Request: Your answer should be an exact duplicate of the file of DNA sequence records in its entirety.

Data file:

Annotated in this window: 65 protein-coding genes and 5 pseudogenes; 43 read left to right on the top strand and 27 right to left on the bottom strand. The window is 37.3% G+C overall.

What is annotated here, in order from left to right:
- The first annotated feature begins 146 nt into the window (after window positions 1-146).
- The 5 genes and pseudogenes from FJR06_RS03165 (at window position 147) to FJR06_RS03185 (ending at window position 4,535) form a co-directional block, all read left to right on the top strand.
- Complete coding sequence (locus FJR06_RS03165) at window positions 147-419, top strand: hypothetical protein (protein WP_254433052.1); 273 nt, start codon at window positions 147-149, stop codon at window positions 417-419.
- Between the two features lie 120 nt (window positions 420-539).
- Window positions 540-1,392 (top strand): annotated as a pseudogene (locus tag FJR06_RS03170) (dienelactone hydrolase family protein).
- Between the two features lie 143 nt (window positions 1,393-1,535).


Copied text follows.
Annotated in this window: 65 protein-coding genes and 5 pseudogenes; 43 read left to right on the top strand and 27 right to left on the bottom strand. The window is 37.3% G+C overall.

What is annotated here, in order from left to right:
- The first annotated feature begins 146 nt into the window (after window positions 1-146).
- The 5 genes and pseudogenes from FJR06_RS03165 (at window position 147) to FJR06_RS03185 (ending at window position 4,535) form a co-directional block, all read left to right on the top strand.
- Complete coding sequence (locus FJR06_RS03165) at window positions 147-419, top strand: hypothetical protein (protein WP_254433052.1); 273 nt, start codon at window positions 147-149, stop codon at window positions 417-419.
- Between the two features lie 120 nt (window positions 420-539).
- Window positions 540-1,392 (top strand): annotated as a pseudogene (locus tag FJR06_RS03170) (dienelactone hydrolase family protein).
- Between the two features lie 143 nt (window positions 1,393-1,535).